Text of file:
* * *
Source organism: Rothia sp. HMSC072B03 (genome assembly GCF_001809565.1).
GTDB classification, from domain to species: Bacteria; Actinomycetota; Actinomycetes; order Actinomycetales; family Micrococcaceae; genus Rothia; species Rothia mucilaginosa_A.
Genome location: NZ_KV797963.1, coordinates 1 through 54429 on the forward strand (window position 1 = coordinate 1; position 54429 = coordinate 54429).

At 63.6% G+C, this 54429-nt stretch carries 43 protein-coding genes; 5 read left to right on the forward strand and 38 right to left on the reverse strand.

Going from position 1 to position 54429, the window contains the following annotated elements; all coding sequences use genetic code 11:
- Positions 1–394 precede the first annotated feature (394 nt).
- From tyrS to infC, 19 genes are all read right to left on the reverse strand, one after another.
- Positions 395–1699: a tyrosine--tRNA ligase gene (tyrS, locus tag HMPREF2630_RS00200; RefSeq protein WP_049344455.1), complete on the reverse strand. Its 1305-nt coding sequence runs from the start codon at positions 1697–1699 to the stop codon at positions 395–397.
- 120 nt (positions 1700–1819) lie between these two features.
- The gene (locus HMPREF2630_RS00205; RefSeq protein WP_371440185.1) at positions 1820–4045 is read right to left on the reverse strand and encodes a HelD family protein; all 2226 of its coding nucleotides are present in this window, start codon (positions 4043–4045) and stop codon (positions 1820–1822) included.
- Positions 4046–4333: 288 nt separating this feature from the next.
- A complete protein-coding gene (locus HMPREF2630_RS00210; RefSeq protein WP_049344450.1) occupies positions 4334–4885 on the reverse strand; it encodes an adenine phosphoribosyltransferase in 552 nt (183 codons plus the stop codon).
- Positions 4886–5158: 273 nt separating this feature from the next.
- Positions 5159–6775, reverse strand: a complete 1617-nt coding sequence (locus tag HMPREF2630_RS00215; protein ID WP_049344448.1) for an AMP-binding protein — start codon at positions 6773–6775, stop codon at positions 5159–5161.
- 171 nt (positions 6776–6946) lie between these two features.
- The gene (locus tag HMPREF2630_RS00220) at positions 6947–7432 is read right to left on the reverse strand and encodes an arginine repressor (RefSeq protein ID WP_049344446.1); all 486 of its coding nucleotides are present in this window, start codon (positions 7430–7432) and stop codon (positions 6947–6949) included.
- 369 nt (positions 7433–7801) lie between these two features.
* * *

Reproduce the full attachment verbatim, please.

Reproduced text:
Source organism: Rothia sp. HMSC072B03 (genome assembly GCF_001809565.1).
GTDB classification, from domain to species: Bacteria; Actinomycetota; Actinomycetes; order Actinomycetales; family Micrococcaceae; genus Rothia; species Rothia mucilaginosa_A.
Genome location: NZ_KV797963.1, coordinates 1 through 54429 on the forward strand (window position 1 = coordinate 1; position 54429 = coordinate 54429).

At 63.6% G+C, this 54429-nt stretch carries 43 protein-coding genes; 5 read left to right on the forward strand and 38 right to left on the reverse strand.

Going from position 1 to position 54429, the window contains the following annotated elements; all coding sequences use genetic code 11:
- Positions 1–394 precede the first annotated feature (394 nt).
- From tyrS to infC, 19 genes are all read right to left on the reverse strand, one after another.
- Positions 395–1699: a tyrosine--tRNA ligase gene (tyrS, locus tag HMPREF2630_RS00200; RefSeq protein WP_049344455.1), complete on the reverse strand. Its 1305-nt coding sequence runs from the start codon at positions 1697–1699 to the stop codon at positions 395–397.
- 120 nt (positions 1700–1819) lie between these two features.
- The gene (locus HMPREF2630_RS00205; RefSeq protein WP_371440185.1) at positions 1820–4045 is read right to left on the reverse strand and encodes a HelD family protein; all 2226 of its coding nucleotides are present in this window, start codon (positions 4043–4045) and stop codon (positions 1820–1822) included.
- Positions 4046–4333: 288 nt separating this feature from the next.
- A complete protein-coding gene (locus HMPREF2630_RS00210; RefSeq protein WP_049344450.1) occupies positions 4334–4885 on the reverse strand; it encodes an adenine phosphoribosyltransferase in 552 nt (183 codons plus the stop codon).
- Positions 4886–5158: 273 nt separating this feature from the next.
- Positions 5159–6775, reverse strand: a complete 1617-nt coding sequence (locus tag HMPREF2630_RS00215; protein ID WP_049344448.1) for an AMP-binding protein — start codon at positions 6773–6775, stop codon at positions 5159–5161.
- 171 nt (positions 6776–6946) lie between these two features.
- The gene (locus tag HMPREF2630_RS00220) at positions 6947–7432 is read right to left on the reverse strand and encodes an arginine repressor (RefSeq protein ID WP_049344446.1); all 486 of its coding nucleotides are present in this window, start codon (positions 7430–7432) and stop codon (positions 6947–6949) included.
- 369 nt (positions 7433–7801) lie between these two features.